I replied, “No kidding, he’s huge! We should go kill him!”

Adam chuckled, “We can’t. We’re moose hunting. We gotta kill a moose first and then we can go chase bears.” Reluctantly, I agreed.

We continued glassing for moose, but I kept going back to the big brownie. Knowing that it wouldn’t take much to push my hunting partner over the edge, I said, “That bear’s still there.” I got a “Yeah, I know he is.” At that point, I knew he’d been watching him too. I said, “We could go kill that bear and then go moose hunting.” One more look through the spotter and I heard what I already knew was coming, “Let’s go get him!”

We took off, trying to catch up to the bear before he fed over the edge and into the thick river bottom. We barely made it to the bench and hastily got set up as the bear was about to disappear. Adam let out a fawn distress call, stopping the bear, and I let the shot fly. Instantly, we both knew it was back, and unfortunately, he was probably going to need a follow up.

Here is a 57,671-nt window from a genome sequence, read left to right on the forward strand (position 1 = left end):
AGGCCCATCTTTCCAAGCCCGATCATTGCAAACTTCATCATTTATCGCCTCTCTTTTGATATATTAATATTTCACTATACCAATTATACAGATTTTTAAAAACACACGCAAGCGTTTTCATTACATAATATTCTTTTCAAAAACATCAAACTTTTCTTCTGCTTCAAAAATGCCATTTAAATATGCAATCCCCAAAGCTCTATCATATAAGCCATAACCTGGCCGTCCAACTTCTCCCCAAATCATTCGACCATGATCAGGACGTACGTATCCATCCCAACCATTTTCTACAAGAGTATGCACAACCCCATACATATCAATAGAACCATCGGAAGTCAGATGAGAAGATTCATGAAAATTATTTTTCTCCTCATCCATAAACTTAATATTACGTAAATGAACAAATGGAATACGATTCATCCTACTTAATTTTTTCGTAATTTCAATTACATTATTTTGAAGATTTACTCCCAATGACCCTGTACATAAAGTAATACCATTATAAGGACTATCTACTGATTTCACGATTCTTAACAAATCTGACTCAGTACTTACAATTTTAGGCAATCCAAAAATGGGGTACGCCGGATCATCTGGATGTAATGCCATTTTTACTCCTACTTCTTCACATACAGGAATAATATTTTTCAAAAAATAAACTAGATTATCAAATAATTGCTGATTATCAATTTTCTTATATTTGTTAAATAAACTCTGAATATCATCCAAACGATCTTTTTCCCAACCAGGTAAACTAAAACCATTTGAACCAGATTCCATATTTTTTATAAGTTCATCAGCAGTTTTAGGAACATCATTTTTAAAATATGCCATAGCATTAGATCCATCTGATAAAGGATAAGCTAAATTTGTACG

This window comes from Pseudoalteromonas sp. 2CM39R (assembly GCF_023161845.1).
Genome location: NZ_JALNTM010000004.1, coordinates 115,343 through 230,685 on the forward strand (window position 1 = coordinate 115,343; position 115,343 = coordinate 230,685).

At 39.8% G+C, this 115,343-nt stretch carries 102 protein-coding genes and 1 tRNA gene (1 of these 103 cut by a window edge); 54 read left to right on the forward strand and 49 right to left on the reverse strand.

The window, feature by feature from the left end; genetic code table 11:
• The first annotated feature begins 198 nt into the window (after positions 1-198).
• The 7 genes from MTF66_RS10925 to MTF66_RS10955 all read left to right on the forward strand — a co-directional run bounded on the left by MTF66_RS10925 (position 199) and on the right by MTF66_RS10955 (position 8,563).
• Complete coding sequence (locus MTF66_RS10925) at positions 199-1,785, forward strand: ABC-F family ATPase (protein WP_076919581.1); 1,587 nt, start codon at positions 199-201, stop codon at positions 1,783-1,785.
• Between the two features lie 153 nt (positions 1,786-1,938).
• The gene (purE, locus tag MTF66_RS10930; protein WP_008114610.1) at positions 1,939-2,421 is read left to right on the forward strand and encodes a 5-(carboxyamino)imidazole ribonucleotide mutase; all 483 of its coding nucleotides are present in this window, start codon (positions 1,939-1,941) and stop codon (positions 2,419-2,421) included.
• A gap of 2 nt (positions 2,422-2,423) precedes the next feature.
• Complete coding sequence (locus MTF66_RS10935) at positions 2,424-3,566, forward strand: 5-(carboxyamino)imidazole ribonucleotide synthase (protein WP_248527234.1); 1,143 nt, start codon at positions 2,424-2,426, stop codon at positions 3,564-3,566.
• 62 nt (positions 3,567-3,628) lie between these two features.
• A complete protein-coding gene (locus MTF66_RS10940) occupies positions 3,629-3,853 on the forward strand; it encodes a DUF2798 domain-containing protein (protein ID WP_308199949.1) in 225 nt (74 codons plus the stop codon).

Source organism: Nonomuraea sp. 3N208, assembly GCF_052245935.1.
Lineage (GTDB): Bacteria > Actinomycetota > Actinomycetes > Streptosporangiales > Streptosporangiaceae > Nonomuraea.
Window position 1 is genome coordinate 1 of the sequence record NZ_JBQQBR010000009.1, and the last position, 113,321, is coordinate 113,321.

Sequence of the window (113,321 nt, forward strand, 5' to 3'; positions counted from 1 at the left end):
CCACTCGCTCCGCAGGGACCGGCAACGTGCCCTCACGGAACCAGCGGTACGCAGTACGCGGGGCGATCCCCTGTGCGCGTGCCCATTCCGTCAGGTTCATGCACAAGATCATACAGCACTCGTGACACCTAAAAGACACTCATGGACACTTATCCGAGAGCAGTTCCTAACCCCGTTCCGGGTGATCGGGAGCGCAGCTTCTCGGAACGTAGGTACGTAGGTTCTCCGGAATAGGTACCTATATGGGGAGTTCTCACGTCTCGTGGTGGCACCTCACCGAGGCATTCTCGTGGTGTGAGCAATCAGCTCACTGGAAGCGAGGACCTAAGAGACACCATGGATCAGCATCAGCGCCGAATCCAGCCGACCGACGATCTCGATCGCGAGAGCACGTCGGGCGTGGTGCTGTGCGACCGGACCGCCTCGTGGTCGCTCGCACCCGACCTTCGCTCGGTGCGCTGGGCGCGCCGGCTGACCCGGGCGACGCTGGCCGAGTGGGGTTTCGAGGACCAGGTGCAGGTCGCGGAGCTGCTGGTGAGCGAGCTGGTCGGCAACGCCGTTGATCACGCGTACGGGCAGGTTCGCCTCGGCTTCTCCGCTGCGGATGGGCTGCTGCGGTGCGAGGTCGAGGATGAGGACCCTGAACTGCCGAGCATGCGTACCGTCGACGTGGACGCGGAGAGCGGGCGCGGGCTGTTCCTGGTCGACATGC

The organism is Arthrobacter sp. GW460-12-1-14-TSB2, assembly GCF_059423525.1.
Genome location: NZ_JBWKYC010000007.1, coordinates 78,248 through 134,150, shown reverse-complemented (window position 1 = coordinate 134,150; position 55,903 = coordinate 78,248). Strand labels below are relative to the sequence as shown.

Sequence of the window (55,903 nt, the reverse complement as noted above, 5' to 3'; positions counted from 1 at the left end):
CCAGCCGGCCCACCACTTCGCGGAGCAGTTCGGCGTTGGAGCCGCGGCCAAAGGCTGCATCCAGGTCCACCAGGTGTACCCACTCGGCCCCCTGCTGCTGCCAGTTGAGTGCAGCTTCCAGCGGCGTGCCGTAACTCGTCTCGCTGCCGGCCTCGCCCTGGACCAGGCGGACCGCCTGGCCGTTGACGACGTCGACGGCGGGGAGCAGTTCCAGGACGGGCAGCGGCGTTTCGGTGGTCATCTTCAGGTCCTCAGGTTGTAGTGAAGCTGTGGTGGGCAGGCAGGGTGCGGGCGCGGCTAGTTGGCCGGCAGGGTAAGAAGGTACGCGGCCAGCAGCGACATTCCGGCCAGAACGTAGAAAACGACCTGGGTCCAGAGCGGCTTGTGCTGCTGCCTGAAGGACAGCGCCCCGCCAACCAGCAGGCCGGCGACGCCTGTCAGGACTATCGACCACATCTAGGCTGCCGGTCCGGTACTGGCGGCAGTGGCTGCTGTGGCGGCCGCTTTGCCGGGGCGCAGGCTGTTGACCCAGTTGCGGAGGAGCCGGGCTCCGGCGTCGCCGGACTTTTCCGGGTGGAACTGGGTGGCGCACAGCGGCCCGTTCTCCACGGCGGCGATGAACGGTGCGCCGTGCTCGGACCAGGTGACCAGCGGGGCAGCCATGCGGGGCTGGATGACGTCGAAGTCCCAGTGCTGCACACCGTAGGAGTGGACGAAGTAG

Staring down into the dense tangle of alders, willow, and brush, Adam asked me if I’d ever gone in after a wounded brown bear before. I said, “No, have you?” He said, “Nope,” and at about that time, the bear growled, popped his jaws, and thrashed the brush just 25 yards below us. Fast forward 30 minutes to another growl and I was now going in after him.

To make a long story short, things got “sketchy” quick, ending in an adrenaline- filled couple of seconds. At just 10 yards, I found the bear lying on his trail, facing up hill, barely able to see the top of his back. With nowhere for me to go, I fired a shot through the thick brush where I thought his vitals were. He exploded, growling, spinning, and then charging at me. I quickly fired a second shot, hitting the big boar square in the center of his chest, dumping him in his tracks at just 6 yards.

With the bear hunt now over and heart rates back to normal, it was time to concentrate on moose again. Before I even had my tripod unpacked and my binos out, Adam said, “Got a big bull.” Bedded across the drainage a mile and a half from us was a really nice 60+ incher with great fronts and a 5" droptine off one side. After a short calling sequence, he disappeared into the brush. We decided to drop down and cross the drainage to see if we could relocate and make a play on him. We spent the remainder of the day calling and glassing, but he was a no show. With a 9' brownie in hand, we hiked back to camp in the dark and made plans for the morning hunt.